Update: The bug got fixed upstream late Sunday... and has found its way into a number of distro updates including Debian, rPath, Fedora, and PCLinuxOS. Red Hat, after the QA process, just released this morning (Tuesday). It seems that distros or kernel releases based on distro release updates will take a bit longer... CentOS and OpenVZ for example.
Update: 02/13/08 CentOS has released updated kernel packages.
I had been a non-conformist in many ways with regard to installing my own tarball of Thunderbird and Firefox instead of using the packaged RPMs Fedora already built. I mainly did this because they are considered stable by Mozilla yet one version ahead of RPMs.
Late last year I had run into problems with my system dieing for various reasons and I had suspected Firefox. I knelt down and installed the RPM leaving the tarball version in place and changing my app links to point to the correct bin. Soon to follow was Thunderbird as well.
Here are some of the faces behind Montana's different user groups.
First Jeff gave us the history of MythTV, a feature overview, and then he compared it to other DVR software packages that are available. He explained the frontend software and the backend software... and how they didn't have to be on the same machine. He also discussed the TV listing providers.
Justin showed MythTV in operation (both the fancy GUI frontend and the web-based version) and shared some of his recent recordings made using his HDHomeRun network tuner. He mainly uses his setup with broadcast HD and reviewed all of the sources of HD content available in the Bozeman area. I was surprised at the number and high quality of the broadcast channels available although it was pointed out that one needs a good antenna.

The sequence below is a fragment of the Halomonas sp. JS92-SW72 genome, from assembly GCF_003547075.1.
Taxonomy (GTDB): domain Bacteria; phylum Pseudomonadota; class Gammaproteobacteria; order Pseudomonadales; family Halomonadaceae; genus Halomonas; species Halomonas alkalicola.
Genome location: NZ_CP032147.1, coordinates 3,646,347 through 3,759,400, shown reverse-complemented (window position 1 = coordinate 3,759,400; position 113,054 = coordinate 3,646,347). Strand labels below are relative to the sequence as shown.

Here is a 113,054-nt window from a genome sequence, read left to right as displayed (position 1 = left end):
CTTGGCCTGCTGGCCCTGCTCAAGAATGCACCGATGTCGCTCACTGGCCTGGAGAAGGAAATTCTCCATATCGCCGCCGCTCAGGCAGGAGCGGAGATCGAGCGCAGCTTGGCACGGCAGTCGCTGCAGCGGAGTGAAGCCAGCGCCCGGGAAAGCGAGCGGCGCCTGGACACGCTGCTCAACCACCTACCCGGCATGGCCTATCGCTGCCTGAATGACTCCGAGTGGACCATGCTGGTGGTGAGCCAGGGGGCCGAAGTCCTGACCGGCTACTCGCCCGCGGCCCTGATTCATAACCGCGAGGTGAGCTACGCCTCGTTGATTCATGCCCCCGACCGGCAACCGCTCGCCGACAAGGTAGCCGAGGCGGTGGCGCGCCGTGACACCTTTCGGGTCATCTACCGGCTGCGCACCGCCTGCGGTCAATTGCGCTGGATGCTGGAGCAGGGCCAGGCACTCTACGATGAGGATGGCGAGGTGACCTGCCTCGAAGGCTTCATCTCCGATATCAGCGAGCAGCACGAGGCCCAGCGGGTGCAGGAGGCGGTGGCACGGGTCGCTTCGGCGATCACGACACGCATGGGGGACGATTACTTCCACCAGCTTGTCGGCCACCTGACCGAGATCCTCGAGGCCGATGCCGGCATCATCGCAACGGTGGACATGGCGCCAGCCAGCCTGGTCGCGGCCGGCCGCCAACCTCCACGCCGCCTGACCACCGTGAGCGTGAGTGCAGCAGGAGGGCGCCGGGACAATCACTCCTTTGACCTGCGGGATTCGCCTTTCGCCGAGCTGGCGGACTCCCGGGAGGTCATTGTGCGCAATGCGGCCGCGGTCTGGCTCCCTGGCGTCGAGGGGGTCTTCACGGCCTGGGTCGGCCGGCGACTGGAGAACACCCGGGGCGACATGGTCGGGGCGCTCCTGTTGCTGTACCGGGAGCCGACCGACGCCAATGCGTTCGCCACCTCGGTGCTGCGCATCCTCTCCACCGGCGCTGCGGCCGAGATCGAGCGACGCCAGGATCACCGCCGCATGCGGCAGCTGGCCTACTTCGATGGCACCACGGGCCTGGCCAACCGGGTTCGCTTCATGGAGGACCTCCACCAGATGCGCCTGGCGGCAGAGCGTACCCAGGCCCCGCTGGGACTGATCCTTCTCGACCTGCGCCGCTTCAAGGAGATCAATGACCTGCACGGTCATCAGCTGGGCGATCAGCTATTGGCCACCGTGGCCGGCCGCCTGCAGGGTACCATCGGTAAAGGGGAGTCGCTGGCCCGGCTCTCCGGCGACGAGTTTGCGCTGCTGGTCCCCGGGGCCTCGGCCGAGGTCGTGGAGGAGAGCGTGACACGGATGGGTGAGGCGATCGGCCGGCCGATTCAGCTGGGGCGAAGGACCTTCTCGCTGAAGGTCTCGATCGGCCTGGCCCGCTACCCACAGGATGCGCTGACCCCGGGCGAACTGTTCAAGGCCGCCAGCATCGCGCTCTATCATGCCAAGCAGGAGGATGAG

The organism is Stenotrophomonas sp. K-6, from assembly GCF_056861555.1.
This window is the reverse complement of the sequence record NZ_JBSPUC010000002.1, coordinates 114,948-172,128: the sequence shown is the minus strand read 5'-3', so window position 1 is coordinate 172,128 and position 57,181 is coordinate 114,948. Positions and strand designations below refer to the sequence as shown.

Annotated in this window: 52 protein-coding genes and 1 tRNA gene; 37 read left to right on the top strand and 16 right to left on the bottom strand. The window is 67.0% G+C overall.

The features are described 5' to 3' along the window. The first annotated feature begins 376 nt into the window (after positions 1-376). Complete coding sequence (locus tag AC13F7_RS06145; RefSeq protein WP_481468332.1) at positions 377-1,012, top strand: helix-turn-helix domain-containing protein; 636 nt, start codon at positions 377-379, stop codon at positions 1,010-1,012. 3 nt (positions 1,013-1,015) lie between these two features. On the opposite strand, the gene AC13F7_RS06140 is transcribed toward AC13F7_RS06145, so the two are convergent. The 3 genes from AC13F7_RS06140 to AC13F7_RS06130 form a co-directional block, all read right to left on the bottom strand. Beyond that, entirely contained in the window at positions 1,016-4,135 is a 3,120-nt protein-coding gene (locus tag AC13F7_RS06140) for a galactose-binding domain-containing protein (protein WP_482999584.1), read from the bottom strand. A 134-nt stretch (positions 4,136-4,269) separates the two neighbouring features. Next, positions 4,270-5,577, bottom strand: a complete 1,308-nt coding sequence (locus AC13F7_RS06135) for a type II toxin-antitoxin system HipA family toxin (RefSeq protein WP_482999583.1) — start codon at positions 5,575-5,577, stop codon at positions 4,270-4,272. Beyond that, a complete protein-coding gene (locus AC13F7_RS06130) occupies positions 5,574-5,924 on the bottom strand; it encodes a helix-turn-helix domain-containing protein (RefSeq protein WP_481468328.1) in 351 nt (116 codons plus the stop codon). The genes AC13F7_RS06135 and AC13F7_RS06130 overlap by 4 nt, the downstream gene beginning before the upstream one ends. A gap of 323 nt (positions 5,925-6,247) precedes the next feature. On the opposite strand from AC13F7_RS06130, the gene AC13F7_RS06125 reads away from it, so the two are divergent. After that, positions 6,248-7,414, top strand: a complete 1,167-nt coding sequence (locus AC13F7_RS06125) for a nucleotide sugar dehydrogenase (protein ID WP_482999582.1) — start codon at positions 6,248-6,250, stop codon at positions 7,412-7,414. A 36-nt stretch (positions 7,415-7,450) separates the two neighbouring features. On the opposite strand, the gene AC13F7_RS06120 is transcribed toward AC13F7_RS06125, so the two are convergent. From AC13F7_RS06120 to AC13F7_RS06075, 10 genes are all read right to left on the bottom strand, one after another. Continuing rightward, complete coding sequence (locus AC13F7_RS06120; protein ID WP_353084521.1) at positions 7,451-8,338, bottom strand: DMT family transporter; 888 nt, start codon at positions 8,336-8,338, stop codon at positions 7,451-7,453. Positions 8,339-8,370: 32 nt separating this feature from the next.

Justin gave a complete overview of the HDHomeRun device, how well it works with MythTV and other software and said that he was very happy with the device.
Justin gave a good overview of all of the related signal types and showed that broadcast HD includes a lot of information embedded within the signal. He had to wonder around the building with his laptop and the HDHomeRun device before he was able to find a good broadcast signal... as the EPS building is pretty good at blocking them. He was able to demonstrate broadcast HDTV on his laptop with VLC and it looked fantastic.
Fantastic job guys! Thanks!
Did you hear? A while back SWsoft decided to change its name to that of its partner company, Parallels. Parallels makes a commercial product very similar to VMware Server... but it seems to be most popular on the Mac. With SWsoft's Virtuozzo and their sponsoring of the OpenVZ project, is it any wonder that there would be a hybrid product that tries to compete with VMware ESX?
I haven't had a chance to watch the full video yet, and although it is mostly of a commercial nature, it advances discussion about Virtualization so I'm sharing it. They had it as a Windows Media file on their site and I've converted it to Flash so Linux users will have an easier viewing time.
Backups are something that are generally ignored until they are needed. Having good backups will save you much time and headache and maybe even money. Having had backups fail before and having to pay thousands of dollars to recover the data is an experience that I hope to never have again.